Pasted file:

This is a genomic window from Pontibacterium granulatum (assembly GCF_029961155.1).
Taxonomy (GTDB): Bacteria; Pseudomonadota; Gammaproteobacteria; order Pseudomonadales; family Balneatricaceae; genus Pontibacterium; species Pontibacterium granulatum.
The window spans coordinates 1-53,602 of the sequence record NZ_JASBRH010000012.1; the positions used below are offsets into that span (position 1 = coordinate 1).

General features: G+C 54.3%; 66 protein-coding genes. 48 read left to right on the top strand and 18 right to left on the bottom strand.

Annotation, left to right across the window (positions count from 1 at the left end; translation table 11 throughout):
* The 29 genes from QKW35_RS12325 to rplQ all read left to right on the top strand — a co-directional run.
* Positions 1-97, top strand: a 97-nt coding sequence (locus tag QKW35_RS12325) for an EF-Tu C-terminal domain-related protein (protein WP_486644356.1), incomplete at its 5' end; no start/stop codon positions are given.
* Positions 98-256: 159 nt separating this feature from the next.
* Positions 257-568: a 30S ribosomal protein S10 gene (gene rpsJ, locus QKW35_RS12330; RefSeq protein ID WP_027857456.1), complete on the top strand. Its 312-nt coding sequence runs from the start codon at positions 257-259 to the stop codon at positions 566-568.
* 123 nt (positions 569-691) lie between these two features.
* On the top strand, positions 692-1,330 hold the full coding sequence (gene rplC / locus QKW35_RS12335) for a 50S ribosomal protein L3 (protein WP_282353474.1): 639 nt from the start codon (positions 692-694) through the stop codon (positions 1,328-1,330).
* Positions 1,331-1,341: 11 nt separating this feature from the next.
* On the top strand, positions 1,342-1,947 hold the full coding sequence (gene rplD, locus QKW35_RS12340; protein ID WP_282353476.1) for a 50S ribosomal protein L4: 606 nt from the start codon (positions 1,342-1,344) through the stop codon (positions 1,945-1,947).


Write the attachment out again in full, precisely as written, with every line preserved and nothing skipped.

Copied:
This is a genomic window from Pontibacterium granulatum (assembly GCF_029961155.1).
Taxonomy (GTDB): Bacteria; Pseudomonadota; Gammaproteobacteria; order Pseudomonadales; family Balneatricaceae; genus Pontibacterium; species Pontibacterium granulatum.
The window spans coordinates 1-53,602 of the sequence record NZ_JASBRH010000012.1; the positions used below are offsets into that span (position 1 = coordinate 1).

General features: G+C 54.3%; 66 protein-coding genes. 48 read left to right on the top strand and 18 right to left on the bottom strand.

Annotation, left to right across the window (positions count from 1 at the left end; translation table 11 throughout):
* The 29 genes from QKW35_RS12325 to rplQ all read left to right on the top strand — a co-directional run.
* Positions 1-97, top strand: a 97-nt coding sequence (locus tag QKW35_RS12325) for an EF-Tu C-terminal domain-related protein (protein WP_486644356.1), incomplete at its 5' end; no start/stop codon positions are given.
* Positions 98-256: 159 nt separating this feature from the next.
* Positions 257-568: a 30S ribosomal protein S10 gene (gene rpsJ, locus QKW35_RS12330; RefSeq protein ID WP_027857456.1), complete on the top strand. Its 312-nt coding sequence runs from the start codon at positions 257-259 to the stop codon at positions 566-568.
* 123 nt (positions 569-691) lie between these two features.
* On the top strand, positions 692-1,330 hold the full coding sequence (gene rplC / locus QKW35_RS12335) for a 50S ribosomal protein L3 (protein WP_282353474.1): 639 nt from the start codon (positions 692-694) through the stop codon (positions 1,328-1,330).
* Positions 1,331-1,341: 11 nt separating this feature from the next.
* On the top strand, positions 1,342-1,947 hold the full coding sequence (gene rplD, locus QKW35_RS12340; protein ID WP_282353476.1) for a 50S ribosomal protein L4: 606 nt from the start codon (positions 1,342-1,344) through the stop codon (positions 1,945-1,947).